One of the recurring statements I hear from people who have lost a loved one is ‘I’d give anything for just one more hug’.
One of the common factors which torture a survivor following a sudden death is that we never had a chance to say goodbye. Can we remember the last time we spoke? Did we tell them we loved them or did we have cross words? When was the last time we hugged?
My last memory of Toby is dropping him off at Penzance Railway station on Sunday morning the 1st May 2011. I had no clue this was the last time I would ever see my son alive. The next time I saw him he was lying lifeless in a sea grass casket dressed in the new shirt I had bought him days before.
At the station I remember very distinctly as he got out of the back of the car saying ‘I won’t get out and give you a hug’, in a joking fashion. Oh how I would give anything to turn back time and make my last memory of seeing my son a long, warm hug. I know I told him ‘I’ll always love you’ because I always did that, without fail, even when I was mad with him I would tell him that. But I didn’t get out of the car, walk over to him and hug him, because I was so sure I would see him again very soon.
I have learned not to be tortured by this last memory, as I have so many memories of when I did hug him, he was not starved of hugs. In fact I made special efforts to hug him as often as he would allow as I was brought up in a family where we never hugged or showed any affection. A victim of the post war generation I guess.
Oh how I wish I could have stored up a million memories of what it felt like to hug my grown up son. If only I could close my eyes and go to a place where I could feel my arms around him, breathe in his scent and feel his love.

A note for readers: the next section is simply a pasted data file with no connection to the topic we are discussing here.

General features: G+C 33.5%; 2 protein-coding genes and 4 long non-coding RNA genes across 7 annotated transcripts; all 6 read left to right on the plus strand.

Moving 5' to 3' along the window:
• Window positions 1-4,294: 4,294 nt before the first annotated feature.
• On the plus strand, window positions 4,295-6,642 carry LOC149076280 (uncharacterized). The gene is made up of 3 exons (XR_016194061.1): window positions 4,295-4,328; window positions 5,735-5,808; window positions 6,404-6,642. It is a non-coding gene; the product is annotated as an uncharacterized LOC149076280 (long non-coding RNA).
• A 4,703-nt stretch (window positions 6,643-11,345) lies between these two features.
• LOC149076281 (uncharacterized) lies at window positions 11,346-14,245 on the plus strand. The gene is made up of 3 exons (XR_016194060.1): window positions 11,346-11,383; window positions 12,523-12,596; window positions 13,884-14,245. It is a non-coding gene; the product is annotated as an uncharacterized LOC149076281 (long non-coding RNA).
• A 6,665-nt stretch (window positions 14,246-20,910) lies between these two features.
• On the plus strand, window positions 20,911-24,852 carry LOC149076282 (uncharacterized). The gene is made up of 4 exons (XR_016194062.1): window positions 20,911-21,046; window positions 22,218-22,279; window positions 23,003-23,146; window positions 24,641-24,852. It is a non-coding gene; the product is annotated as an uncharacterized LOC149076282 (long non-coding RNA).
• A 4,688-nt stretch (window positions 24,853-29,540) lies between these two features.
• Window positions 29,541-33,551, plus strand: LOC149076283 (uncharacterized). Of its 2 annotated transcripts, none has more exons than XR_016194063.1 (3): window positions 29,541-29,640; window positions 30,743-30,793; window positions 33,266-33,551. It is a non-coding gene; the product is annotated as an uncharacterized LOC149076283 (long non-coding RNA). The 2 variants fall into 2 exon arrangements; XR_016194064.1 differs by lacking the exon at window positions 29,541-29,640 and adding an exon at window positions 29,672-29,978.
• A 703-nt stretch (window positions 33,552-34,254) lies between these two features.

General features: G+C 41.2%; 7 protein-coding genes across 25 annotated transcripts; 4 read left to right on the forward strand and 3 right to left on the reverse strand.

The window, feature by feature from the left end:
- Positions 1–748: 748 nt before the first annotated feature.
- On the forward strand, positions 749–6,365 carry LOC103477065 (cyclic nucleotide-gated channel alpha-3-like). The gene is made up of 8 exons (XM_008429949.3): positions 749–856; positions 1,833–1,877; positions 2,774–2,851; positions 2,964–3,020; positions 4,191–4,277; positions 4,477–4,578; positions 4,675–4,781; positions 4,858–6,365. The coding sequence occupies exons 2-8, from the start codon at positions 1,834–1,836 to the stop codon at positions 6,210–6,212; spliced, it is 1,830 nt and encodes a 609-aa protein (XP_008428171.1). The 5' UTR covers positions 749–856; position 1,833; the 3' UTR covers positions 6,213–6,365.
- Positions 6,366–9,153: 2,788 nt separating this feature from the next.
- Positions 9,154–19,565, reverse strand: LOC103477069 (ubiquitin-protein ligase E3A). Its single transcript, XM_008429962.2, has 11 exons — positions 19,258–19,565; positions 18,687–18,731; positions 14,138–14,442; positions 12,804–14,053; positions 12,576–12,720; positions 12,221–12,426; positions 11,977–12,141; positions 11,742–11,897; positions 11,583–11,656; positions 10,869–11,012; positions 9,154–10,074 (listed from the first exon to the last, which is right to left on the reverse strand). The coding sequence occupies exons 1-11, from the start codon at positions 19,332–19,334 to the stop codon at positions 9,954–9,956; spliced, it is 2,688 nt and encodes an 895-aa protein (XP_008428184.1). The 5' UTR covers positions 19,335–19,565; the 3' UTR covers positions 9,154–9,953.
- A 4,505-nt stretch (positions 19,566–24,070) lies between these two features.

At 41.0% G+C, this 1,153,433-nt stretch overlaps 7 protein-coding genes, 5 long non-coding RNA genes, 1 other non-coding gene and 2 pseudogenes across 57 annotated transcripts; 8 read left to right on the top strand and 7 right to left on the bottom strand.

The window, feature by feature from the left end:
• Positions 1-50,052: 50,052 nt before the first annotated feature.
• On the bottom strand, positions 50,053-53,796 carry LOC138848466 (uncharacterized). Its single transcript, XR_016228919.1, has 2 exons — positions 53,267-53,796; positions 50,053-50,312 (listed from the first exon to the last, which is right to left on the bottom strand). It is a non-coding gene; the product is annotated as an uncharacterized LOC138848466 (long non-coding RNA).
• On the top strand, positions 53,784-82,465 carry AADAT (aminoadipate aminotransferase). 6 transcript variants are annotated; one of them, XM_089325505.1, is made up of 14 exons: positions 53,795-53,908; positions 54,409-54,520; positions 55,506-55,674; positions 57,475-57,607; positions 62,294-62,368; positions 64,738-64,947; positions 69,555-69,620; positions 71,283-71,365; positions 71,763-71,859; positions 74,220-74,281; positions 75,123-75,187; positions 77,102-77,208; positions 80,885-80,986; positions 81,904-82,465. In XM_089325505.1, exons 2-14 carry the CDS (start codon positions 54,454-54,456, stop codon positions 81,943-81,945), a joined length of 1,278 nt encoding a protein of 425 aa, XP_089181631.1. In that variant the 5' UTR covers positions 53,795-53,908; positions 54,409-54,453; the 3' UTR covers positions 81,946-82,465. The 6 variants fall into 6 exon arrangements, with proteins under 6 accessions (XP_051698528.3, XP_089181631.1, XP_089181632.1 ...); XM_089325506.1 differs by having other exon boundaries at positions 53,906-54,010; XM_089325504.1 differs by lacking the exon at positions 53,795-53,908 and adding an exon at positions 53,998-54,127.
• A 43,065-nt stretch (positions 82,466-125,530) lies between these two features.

Those hugs where I could sense he felt awkward ‘Oh Mum…’ he would say, but I knew he also liked them, but would never tell me. I don’t think he ever spontaneously hugged me once he had turned 13, but even though he raised his eyebrows, I could sense that he appreciated my bursts of physical affection. I didn’t want him to grow up in a family that never hugged.
Often it was when he had come down into the kitchen after getting up late and he’d be all sleepy eyed and grumpy, in t-shirt and boxers, unwashed and dishevelled. ‘Come on give me a hug’ I’d say and wrap my arms around him. By then he was taller than me and I was aware that he was a man now, no longer my little boy, but still needing his Mum’s love. He would reluctantly accept and I’d hug him tight, then pat him on the back or ruffle his hair, to set him free. He always hugged me back.
Now as I close my eyes I wish desperately that I could ‘feel’ that feeling again. I didn’t know how precious those hugs were, and I didn’t know that I should have stored up the memory of every single one. I naturally assumed that I would have the rest of my lifetime to hug my son.
It sounds totally bonkers, bizarre and crazy, but sometimes I think that if I made a life-sized replica of Toby by stuffing a pair of his trousers and a shirt – like when we made a Guy when we were kids. I could make a head and then stick on a picture of his face on the head and then I could hug it and then maybe I could remember what it felt like to hug him. Then I say to myself ‘Anne, that is bonkers and rather creepy, and it wouldn’t be any good’.
Grief can do that to you, it can make you lose your mind. So I come back to my senses and am grateful that I had a son for 23 years and I got the chance to hug him and tell him I loved him.